Few political terrorists in recent history took as much care to articulate their ideological influences and political views as Anders Behring Breivik, the right-wing Norwegian Islamophobe. One of the most remarkable aspects of Breivik manifesto is the extent he quoted from the writings of figures from the American conservative movement (http://maxblumenthal.com/2011/08/americas-breivik-complex-how-state-terror-electrifies-the-islamophobic-right ). Many of the American writers who influenced Breivik spent years churning out calls for the mass murder of Muslims, Palestinians and their left-wing Western supporters.
While Israel has sought to insulate itself from the legal ramifications of its attacks on civilian life by deploying elaborate propaganda and intellectual sophistry (witness the country’s frantic campaign to discredit the Goldstone Report), and the United States has casually dismissed allegations of war crimes as any swaggering superpower would (after a US airstrike killed scores of Afghan civilians, former US CENTCOM chief David Petraeus baselessly claimed that Afghan parents had deliberately burned their children alive to increase the death toll), the online Islamophobes who inspired Breivik tacitly accept the reality of Israeli and American state terror.
In sharp contrast with Americans who identify themselves with other faith groups (http://www.gallup.com/poll/148763/muslim-americans-no-justification-violence.aspx ), Muslim Americans are more likely to say military attacks on civilians are never justified (78%) than sometimes justified (21%). Respondents from other faith groups, particularly Mormon Americans, are more likely to say military attacks are sometimes justified than never justified. The opinions of Americans who don’t identify themselves with any religion are more in line with those of Muslim Americans, but they are also more divided.
Gallup analysts (http://www.gallup.com/poll/157067/views-violence.aspx ) tested correlations between the level at which populations say these attacks are “sometimes justified” and a number of independent indicators, and they found human development and societal stability measures are most strongly related.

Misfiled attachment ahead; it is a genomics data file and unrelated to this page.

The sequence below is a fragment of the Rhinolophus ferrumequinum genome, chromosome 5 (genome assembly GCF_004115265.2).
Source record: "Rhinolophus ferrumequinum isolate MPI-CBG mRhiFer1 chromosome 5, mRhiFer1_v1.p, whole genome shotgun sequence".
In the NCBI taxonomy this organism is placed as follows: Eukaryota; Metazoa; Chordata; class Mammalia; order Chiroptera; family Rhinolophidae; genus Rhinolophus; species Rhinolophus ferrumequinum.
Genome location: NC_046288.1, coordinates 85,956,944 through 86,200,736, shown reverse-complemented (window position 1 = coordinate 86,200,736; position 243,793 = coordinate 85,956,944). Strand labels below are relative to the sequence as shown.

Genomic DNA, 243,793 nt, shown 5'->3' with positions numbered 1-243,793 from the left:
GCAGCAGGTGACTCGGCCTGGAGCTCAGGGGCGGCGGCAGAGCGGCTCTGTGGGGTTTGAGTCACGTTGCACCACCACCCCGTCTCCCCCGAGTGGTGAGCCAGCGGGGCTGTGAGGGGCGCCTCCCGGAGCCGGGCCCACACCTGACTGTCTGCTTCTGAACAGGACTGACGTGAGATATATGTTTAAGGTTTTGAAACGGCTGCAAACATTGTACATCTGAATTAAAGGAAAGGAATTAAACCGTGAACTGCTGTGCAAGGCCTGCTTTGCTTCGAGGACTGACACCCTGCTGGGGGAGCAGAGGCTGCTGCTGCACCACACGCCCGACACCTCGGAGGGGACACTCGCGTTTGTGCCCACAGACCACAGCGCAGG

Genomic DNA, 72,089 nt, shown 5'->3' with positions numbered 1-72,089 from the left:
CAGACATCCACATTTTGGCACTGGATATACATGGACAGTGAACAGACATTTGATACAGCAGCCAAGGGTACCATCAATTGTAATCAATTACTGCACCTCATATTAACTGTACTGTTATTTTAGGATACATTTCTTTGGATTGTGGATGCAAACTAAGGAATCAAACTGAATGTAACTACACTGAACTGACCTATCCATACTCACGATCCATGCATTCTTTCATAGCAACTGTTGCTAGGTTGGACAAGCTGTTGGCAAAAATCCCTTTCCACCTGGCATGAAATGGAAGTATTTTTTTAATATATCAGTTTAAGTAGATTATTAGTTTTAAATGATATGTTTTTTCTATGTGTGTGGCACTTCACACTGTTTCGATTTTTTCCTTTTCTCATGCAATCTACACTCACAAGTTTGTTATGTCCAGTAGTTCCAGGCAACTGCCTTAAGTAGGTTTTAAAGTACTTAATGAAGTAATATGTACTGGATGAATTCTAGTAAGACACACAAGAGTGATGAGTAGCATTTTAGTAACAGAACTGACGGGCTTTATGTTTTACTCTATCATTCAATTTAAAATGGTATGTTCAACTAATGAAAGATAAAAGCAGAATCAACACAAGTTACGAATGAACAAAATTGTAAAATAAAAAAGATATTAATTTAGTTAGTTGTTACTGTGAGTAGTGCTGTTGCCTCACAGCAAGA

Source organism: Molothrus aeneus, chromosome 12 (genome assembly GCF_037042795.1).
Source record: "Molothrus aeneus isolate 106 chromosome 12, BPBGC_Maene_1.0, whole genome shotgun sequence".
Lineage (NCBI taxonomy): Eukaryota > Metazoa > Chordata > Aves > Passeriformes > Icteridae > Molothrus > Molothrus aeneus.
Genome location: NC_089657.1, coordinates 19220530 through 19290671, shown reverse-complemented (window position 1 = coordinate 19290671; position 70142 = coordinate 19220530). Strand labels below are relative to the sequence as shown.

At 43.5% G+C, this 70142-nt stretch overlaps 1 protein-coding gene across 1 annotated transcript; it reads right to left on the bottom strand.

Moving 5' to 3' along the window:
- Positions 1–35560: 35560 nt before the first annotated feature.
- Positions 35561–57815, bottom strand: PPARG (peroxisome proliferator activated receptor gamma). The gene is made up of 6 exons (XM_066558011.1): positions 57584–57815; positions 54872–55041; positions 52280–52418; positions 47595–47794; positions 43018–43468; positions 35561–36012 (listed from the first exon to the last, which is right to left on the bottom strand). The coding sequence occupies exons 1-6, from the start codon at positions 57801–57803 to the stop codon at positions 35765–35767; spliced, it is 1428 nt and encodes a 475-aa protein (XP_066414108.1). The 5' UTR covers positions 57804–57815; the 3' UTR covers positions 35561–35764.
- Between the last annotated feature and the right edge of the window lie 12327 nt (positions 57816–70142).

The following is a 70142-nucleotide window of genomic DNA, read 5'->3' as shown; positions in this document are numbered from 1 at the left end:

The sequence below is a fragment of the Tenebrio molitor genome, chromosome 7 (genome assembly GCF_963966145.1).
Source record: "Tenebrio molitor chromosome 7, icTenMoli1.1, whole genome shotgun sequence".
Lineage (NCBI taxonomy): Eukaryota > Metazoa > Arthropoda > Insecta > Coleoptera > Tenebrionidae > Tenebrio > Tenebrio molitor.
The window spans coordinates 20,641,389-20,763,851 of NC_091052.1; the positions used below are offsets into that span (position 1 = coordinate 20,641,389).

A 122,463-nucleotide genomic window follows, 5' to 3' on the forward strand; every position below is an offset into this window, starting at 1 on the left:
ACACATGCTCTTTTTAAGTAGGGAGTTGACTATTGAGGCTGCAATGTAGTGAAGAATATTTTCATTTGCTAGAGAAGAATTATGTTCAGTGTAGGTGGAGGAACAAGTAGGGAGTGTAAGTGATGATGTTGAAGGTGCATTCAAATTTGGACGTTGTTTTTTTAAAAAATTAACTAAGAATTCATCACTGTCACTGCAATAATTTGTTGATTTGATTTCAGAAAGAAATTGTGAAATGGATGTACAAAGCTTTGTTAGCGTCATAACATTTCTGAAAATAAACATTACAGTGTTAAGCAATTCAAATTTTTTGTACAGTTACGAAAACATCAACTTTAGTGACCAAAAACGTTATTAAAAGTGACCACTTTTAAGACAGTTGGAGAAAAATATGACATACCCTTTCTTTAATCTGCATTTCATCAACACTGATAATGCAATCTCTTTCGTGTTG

Residents of the Organisation of the Islamic Cooperation (OIC) member states are slightly less likely than residents of non-member states to view military attacks on civilians as sometimes justified, and about as likely as those of non-member states to say the same about individual attacks.
A 2007 Pew Research Center study of several nations throughout the Muslim world showed that opposition to suicide bombing in the Muslim world is increasing, with a majority of Muslims surveyed in 10 out of the 16 of the countries responding that suicide bombings and other violence against civilians is “never” justified, though an average of 38% believe it is justified at least rarely. Opposition to Hamas was the majority opinion in only 4 out of the 16 countries surveyed, as was opposition to Hezbollah. The Pew Research Study did not include Iran, Iraq, Saudi Arabia, Syria, Afghanistan, Tunisia, Libya, and Algeria in the survey, although densely populated Muslim countries such as Pakistan, Egypt, Indonesia, and Bangladesh were included.
Per the 2013 State Department’s report on terrorism, there were 399 acts of terror committed by Israeli settlers in what are known as “price tag” attacks. These Jewish terrorists attacked Palestinian civilians causing physical injuries to 93 of them and also vandalized scores of mosques and Christian churches.
And as a 2014 study by University of North Carolina found, since the 9/11 attacks, Muslim-linked terrorism has claimed the lives of 37 Americans. In that same time period, more than 190,000 Americans were murdered (PDF).
Yet, the conflict is not about religion nor race, but power (in the sociopathic sense) and resources. Human activity is not driven by justice but by power. In a way, justice is the right of the strong. One thing is rationalizations used to justify actions, and another, real social and psychological motives behind. These ulterior motives are not necessary explicit or even conscious.
All three judeo-christian religions – Christianity, Judaism, and Islam – share the same core barbaric Bronze Age believes sated in the Hebrew Bible, and all pick and choose what’s convenient to their respective social order. Whether one is consider a Christian or a Muslim is more an accident of geography or ethnicity, than a reflection of actual belief. That is, religion is mainly a marker of cultural identity.